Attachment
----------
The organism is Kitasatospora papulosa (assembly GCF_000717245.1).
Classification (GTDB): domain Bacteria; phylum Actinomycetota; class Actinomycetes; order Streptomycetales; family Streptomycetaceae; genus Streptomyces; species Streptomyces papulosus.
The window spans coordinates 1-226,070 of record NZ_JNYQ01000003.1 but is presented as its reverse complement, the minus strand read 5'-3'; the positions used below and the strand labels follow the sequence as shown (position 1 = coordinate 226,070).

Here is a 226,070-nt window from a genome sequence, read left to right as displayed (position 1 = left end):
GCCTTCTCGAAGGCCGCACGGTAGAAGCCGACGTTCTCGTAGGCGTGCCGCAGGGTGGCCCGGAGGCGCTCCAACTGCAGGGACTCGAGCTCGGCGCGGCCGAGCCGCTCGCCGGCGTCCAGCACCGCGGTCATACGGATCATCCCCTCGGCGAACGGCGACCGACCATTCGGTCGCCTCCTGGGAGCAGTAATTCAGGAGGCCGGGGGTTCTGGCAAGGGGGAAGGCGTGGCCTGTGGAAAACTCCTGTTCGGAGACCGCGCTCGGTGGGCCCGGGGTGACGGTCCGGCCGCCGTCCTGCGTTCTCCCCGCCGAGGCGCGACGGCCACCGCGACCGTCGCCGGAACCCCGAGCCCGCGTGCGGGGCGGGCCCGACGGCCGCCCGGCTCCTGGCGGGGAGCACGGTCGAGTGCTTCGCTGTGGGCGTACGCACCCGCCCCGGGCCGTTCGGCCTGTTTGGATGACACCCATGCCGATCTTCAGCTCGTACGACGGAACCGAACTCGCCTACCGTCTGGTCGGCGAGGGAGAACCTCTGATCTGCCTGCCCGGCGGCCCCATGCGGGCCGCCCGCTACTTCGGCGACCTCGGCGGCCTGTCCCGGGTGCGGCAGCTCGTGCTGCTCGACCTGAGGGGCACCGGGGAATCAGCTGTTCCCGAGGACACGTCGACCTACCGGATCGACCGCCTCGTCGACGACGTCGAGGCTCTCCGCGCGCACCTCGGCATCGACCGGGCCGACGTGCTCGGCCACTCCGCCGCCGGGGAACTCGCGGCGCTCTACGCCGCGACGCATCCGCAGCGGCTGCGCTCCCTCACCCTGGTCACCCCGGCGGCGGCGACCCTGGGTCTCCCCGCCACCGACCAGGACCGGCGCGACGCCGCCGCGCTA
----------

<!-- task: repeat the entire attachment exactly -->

The organism is Kitasatospora papulosa (assembly GCF_000717245.1).
Classification (GTDB): domain Bacteria; phylum Actinomycetota; class Actinomycetes; order Streptomycetales; family Streptomycetaceae; genus Streptomyces; species Streptomyces papulosus.
The window spans coordinates 1-226,070 of record NZ_JNYQ01000003.1 but is presented as its reverse complement, the minus strand read 5'-3'; the positions used below and the strand labels follow the sequence as shown (position 1 = coordinate 226,070).

Here is a 226,070-nt window from a genome sequence, read left to right as displayed (position 1 = left end):
GCCTTCTCGAAGGCCGCACGGTAGAAGCCGACGTTCTCGTAGGCGTGCCGCAGGGTGGCCCGGAGGCGCTCCAACTGCAGGGACTCGAGCTCGGCGCGGCCGAGCCGCTCGCCGGCGTCCAGCACCGCGGTCATACGGATCATCCCCTCGGCGAACGGCGACCGACCATTCGGTCGCCTCCTGGGAGCAGTAATTCAGGAGGCCGGGGGTTCTGGCAAGGGGGAAGGCGTGGCCTGTGGAAAACTCCTGTTCGGAGACCGCGCTCGGTGGGCCCGGGGTGACGGTCCGGCCGCCGTCCTGCGTTCTCCCCGCCGAGGCGCGACGGCCACCGCGACCGTCGCCGGAACCCCGAGCCCGCGTGCGGGGCGGGCCCGACGGCCGCCCGGCTCCTGGCGGGGAGCACGGTCGAGTGCTTCGCTGTGGGCGTACGCACCCGCCCCGGGCCGTTCGGCCTGTTTGGATGACACCCATGCCGATCTTCAGCTCGTACGACGGAACCGAACTCGCCTACCGTCTGGTCGGCGAGGGAGAACCTCTGATCTGCCTGCCCGGCGGCCCCATGCGGGCCGCCCGCTACTTCGGCGACCTCGGCGGCCTGTCCCGGGTGCGGCAGCTCGTGCTGCTCGACCTGAGGGGCACCGGGGAATCAGCTGTTCCCGAGGACACGTCGACCTACCGGATCGACCGCCTCGTCGACGACGTCGAGGCTCTCCGCGCGCACCTCGGCATCGACCGGGCCGACGTGCTCGGCCACTCCGCCGCCGGGGAACTCGCGGCGCTCTACGCCGCGACGCATCCGCAGCGGCTGCGCTCCCTCACCCTGGTCACCCCGGCGGCGGCGACCCTGGGTCTCCCCGCCACCGACCAGGACCGGCGCGACGCCGCCGCGCTA